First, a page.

I don't want to teach my children to be responsible and behave unselfishly. I don't want to parrot "Do unto others what you would have done to you." I want to teach my children, by example, something altogether different. I want to learn self-love and have it spill over, thereby teaching them self-love; self-protective, self-accepting, self-determining love. And their love will spill out and over. And we will love our neighbor as ourselves. And we will be perfect. As God is perfect.
At least, sometimes...
Thursday, August 13, 2009
Is that you there, that lady with the short dark hair? Will she turn to embrace me? No. Her own children consume her. Is that you online, editing my work with a sure and steady mind? No. Her mind attends to her own family. Is that you, taking up my children, to teach them as you loved to do? No. Her arms open to recieve her own grandchildren.
I struggle to find her, desperate to see some piece of her to comfort me, to thrill in my offspring, to laugh at my husband. Clever, critical, intelligent, detailed, ingenious. I cannot find her.
Who holds the memories of my childhood? They are lost. Of family occasions and traditions? In imperfection I struggle to uphold them. She who knew dates and hows and whos... she is missing. She is not with my Dad. She is not here. She is not, but in my heart.
My hands remember her instruction as I peel potatoes. My ears recall her voice. My mind replays memories my eyes will never see. My skin yearns for her soft, cool hands, sometimes gentle, sometimes firm, but always hers.
To whom can I ask those questions only my mother can answer? They hide in my heart, unasked, like lost children in the shadows of desolate buildings. They don't know where to go. They hunger for knowledge, but starve.
"Are you my Mama?" I cry to the women who pass. No. They shake their heads. Their eyes fill with fleeting pity. A rememberance of their own loss, or perhaps a recognition of what will come.
The faces, the hands, the embraces are not hers; will never be hers. Lost, the woman who, with the complete knowledge of one who nursed, weaned and reared another, gave unshakable love, honest friendship, and immovable acceptance.
I grasp desperately for the bough from the tree that seeded me, but it has been hewn. The boughs of my beloved shade tree have been carted away to be burned. Ashes. I sift through the ashes. The wind lifts them away... voice, touch, laughter, opinion. Gone...
So I weep.
Tuesday, May 12, 2009
Monday, April 13, 2009
Monday, April 6, 2009
What is life about?
We are born and die.
We are there and gone.
Babies born, die.
Knowledge, wisdom, personalities, individuals.
All is darkness.
Darker than night.
Blackness without stars.
Darkness without memory of light.
Thick, all consuming
Are you there?
There is nothing.
Nothing to nothing.
Why send your son to save that?
It doesn't make sense.
Dead Ladder Up
Stark, grays and browns.
Hard, creases and crevasses.
Points, sharp and slivered.
Warped, smooth and rounded.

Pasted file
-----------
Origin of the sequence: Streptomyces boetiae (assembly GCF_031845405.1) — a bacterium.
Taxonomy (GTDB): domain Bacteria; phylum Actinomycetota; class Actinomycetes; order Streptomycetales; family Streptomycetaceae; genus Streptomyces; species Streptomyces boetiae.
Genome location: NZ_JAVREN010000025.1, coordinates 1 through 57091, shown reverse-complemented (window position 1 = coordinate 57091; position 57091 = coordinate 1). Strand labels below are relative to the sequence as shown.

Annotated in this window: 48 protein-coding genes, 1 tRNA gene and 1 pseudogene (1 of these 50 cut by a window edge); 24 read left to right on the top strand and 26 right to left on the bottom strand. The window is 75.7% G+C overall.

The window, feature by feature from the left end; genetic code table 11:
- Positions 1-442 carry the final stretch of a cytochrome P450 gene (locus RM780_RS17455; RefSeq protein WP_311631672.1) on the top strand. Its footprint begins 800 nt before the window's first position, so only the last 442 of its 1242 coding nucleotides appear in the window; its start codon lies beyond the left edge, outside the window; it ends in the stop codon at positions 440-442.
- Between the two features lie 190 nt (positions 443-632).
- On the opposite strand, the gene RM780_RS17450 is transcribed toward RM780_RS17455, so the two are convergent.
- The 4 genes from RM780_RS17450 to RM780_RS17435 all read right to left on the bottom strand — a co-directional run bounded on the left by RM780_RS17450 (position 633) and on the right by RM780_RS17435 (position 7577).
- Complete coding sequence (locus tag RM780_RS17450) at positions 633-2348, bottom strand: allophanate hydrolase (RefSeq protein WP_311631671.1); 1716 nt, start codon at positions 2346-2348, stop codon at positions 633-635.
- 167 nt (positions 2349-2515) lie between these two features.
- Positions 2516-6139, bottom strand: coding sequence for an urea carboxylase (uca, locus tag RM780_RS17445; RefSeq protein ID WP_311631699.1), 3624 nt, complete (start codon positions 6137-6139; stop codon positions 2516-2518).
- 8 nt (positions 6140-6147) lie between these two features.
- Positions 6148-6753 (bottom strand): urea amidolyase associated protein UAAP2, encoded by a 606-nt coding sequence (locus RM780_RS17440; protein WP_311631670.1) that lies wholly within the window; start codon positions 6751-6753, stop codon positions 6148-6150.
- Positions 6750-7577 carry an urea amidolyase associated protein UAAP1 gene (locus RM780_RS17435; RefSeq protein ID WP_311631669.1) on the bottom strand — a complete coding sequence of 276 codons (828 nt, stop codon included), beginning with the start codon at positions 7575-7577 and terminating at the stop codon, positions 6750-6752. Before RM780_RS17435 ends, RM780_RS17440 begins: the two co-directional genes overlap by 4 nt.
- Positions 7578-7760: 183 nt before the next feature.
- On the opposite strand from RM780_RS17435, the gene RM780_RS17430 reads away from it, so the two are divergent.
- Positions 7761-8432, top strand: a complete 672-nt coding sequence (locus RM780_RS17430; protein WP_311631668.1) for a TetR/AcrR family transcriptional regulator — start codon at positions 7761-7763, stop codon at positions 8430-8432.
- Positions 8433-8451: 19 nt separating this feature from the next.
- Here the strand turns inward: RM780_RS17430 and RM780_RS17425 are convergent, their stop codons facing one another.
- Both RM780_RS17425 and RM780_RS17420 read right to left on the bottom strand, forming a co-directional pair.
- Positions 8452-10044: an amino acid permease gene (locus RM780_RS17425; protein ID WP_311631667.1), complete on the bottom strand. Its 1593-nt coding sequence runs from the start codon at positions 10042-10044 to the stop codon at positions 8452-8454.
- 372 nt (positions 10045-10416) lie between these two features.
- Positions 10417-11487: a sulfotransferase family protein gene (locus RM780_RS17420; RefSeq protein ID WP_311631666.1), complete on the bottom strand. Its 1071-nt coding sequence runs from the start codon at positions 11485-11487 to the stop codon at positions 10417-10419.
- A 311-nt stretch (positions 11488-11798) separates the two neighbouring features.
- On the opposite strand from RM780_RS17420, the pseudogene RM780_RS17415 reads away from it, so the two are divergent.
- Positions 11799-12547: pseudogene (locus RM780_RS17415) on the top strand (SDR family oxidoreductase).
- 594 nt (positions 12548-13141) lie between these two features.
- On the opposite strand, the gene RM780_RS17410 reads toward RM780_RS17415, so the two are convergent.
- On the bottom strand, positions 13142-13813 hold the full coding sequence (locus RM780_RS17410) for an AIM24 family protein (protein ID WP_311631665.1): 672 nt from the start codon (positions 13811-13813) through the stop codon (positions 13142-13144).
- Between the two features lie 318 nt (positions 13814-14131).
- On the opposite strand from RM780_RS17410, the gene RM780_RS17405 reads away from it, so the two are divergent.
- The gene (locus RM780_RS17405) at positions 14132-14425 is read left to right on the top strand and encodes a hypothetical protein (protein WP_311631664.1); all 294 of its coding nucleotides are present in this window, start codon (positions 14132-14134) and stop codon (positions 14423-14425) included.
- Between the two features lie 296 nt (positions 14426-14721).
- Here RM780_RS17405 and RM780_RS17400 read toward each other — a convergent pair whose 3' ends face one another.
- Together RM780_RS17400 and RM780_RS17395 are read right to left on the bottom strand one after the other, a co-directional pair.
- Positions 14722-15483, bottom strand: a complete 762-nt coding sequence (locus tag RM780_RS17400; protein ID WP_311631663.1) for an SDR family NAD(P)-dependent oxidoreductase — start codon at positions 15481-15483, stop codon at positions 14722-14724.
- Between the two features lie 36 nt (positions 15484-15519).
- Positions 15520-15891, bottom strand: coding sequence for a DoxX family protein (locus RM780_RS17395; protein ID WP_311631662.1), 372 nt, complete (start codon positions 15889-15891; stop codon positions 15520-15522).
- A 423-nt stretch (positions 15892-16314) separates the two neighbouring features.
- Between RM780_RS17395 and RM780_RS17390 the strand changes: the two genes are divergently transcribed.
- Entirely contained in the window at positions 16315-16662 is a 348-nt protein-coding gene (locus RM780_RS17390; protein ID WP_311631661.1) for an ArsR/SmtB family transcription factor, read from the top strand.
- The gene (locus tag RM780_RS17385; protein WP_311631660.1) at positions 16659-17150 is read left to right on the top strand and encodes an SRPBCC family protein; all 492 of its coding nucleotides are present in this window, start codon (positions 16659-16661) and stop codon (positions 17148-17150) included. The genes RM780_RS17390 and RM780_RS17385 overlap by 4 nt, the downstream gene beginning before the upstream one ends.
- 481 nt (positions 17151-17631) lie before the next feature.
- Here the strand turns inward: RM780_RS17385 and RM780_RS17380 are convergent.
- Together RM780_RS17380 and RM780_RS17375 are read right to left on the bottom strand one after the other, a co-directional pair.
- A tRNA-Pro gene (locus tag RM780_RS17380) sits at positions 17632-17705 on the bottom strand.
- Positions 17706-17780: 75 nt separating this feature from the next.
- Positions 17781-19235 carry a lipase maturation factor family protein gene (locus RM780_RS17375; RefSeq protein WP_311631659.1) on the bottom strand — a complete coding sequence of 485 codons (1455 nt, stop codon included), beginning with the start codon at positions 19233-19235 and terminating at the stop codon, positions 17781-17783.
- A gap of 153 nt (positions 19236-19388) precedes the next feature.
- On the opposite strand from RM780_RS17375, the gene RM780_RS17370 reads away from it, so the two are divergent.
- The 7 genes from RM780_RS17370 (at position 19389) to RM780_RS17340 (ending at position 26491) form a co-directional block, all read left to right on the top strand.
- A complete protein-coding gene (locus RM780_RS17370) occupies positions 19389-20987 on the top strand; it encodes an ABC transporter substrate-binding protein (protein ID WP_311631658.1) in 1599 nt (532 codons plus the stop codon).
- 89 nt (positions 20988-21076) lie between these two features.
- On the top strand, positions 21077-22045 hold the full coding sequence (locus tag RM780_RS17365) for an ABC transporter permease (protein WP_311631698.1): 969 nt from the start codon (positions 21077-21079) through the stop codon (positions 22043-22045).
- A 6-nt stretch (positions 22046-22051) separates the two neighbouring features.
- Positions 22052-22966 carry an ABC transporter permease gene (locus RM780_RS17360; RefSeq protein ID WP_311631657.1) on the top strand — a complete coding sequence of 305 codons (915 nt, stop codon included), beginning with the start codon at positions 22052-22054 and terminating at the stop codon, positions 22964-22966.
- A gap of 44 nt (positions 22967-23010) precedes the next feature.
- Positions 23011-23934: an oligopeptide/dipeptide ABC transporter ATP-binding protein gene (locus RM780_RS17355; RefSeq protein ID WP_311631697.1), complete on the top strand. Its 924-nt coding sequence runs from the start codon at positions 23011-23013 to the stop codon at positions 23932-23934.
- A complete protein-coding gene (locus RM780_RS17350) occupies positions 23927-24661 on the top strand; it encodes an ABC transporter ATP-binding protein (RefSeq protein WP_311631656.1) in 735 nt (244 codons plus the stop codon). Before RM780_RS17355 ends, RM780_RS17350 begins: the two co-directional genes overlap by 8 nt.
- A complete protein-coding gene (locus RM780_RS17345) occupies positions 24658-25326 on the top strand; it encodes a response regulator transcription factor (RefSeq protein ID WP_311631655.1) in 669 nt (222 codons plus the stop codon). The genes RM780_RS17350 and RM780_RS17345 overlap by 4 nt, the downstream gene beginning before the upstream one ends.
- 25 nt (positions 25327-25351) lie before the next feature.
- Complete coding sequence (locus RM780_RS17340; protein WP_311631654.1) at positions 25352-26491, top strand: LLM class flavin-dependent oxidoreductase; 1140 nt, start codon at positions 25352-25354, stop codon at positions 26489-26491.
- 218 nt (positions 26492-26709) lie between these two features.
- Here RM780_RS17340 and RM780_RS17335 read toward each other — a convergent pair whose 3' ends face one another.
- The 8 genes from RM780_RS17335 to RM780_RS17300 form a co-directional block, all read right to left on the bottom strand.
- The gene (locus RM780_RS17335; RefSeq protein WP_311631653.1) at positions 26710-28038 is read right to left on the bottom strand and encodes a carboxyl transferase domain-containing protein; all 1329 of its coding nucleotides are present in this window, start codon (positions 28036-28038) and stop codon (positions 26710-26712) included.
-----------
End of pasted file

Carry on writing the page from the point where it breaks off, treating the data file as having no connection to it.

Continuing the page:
A ladder of dead, rising up a waterfall
Gushing and roaring, white with life
Over green, dripping and cool.
Wind rushing and cavorting,
Aerating water, leaping and falling
Under dead ladder up.
Soft and fuzzy
Cool and green on dead.
Growing life persisting,
Over dead ladder up.
Fearful, slipping and sliding.
Carrying, clutching memories.
Chasing, comforting, surrounding me
Crawling on dead ladder up.
What is there?
Heartbeat pounding, shaking.
Found the sun.
Sitting, watching water falling
Under dead ladder up.
Life unto life flowing down, around.
Caressing, incorporating death into life perpetually
around dead ladder up.
Tree grew tall by stream and fall
By brook and flowers, reds and greens
Watched life grow for centuries
Flowing, drying, living, dying
Seeding, drinking, branching, feeding.
Crush, break, dam, boom, death.
Becoming dead ladder up.
Grandpa is an aged tree
Who doesn't want to pass.
Roots entangle deeper,
Clutching life's rich soil.
Roots grown feeble.
Too weak to extract life's essence.
He feels his blood slow,
His branches yield,
His leaves dropped brown
Coat the ground.
Dimly aware, the trunk stands,
Weaker and weaker.
Rocks tumble around, breezes blow.
None strong enough.
None strong enough yet.
Too soon for tree, it seems.
To yield it always seems too soon.
He will fall and become
Dead ladder up.
My Love and I
"Look!" says Life,
"My partner, my Love,
Always peaceful, always giving.
Each incarnation provides change,
"Look!" says Life,
"My Partner, my Love,
All grays and browns.
Coupled to me by rock and stream.
Fully combined in the richness of the soil,
My Love and I.
Death and Life."
Life and Death merge
In ecstatic union.
A climax for a moment
When all else begins to weep.
The dead are like fallen trees.
A memory of their relationships
Stories of their lives
Continue to enrich those who knew them.
Yet those memories decompose.
Fragmenting with time
Until they disappear completely.
A new generation of trees have fallen,
Changing the landscape
of each person's mind.